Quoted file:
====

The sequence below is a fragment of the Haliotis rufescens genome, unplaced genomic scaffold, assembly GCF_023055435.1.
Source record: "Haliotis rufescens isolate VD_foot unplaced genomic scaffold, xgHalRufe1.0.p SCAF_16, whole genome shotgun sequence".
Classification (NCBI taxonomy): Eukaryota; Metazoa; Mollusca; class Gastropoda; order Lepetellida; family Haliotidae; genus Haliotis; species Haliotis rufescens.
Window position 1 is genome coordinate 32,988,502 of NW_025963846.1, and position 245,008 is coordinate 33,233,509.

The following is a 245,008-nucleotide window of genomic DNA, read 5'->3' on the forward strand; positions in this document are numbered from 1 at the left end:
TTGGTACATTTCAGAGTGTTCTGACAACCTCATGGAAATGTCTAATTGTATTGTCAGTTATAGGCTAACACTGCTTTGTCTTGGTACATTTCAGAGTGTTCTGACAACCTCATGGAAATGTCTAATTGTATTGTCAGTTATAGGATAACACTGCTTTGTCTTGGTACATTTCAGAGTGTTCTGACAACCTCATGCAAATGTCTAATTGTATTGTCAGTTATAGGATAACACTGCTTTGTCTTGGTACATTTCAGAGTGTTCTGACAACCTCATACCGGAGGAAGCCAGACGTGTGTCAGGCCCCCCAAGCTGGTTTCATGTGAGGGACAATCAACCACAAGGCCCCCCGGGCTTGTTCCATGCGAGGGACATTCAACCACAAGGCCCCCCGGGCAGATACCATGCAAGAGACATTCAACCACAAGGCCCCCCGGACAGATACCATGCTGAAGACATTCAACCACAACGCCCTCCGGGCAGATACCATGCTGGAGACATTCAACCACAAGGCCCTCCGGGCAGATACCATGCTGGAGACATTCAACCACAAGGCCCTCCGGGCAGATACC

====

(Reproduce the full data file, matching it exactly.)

The sequence below is a fragment of the Haliotis rufescens genome, unplaced genomic scaffold, assembly GCF_023055435.1.
Source record: "Haliotis rufescens isolate VD_foot unplaced genomic scaffold, xgHalRufe1.0.p SCAF_16, whole genome shotgun sequence".
Classification (NCBI taxonomy): Eukaryota; Metazoa; Mollusca; class Gastropoda; order Lepetellida; family Haliotidae; genus Haliotis; species Haliotis rufescens.
Window position 1 is genome coordinate 32,988,502 of NW_025963846.1, and position 245,008 is coordinate 33,233,509.

The following is a 245,008-nucleotide window of genomic DNA, read 5'->3' on the forward strand; positions in this document are numbered from 1 at the left end:
TTGGTACATTTCAGAGTGTTCTGACAACCTCATGGAAATGTCTAATTGTATTGTCAGTTATAGGCTAACACTGCTTTGTCTTGGTACATTTCAGAGTGTTCTGACAACCTCATGGAAATGTCTAATTGTATTGTCAGTTATAGGATAACACTGCTTTGTCTTGGTACATTTCAGAGTGTTCTGACAACCTCATGCAAATGTCTAATTGTATTGTCAGTTATAGGATAACACTGCTTTGTCTTGGTACATTTCAGAGTGTTCTGACAACCTCATACCGGAGGAAGCCAGACGTGTGTCAGGCCCCCCAAGCTGGTTTCATGTGAGGGACAATCAACCACAAGGCCCCCCGGGCTTGTTCCATGCGAGGGACATTCAACCACAAGGCCCCCCGGGCAGATACCATGCAAGAGACATTCAACCACAAGGCCCCCCGGACAGATACCATGCTGAAGACATTCAACCACAACGCCCTCCGGGCAGATACCATGCTGGAGACATTCAACCACAAGGCCCTCCGGGCAGATACCATGCTGGAGACATTCAACCACAAGGCCCTCCGGGCAGATACC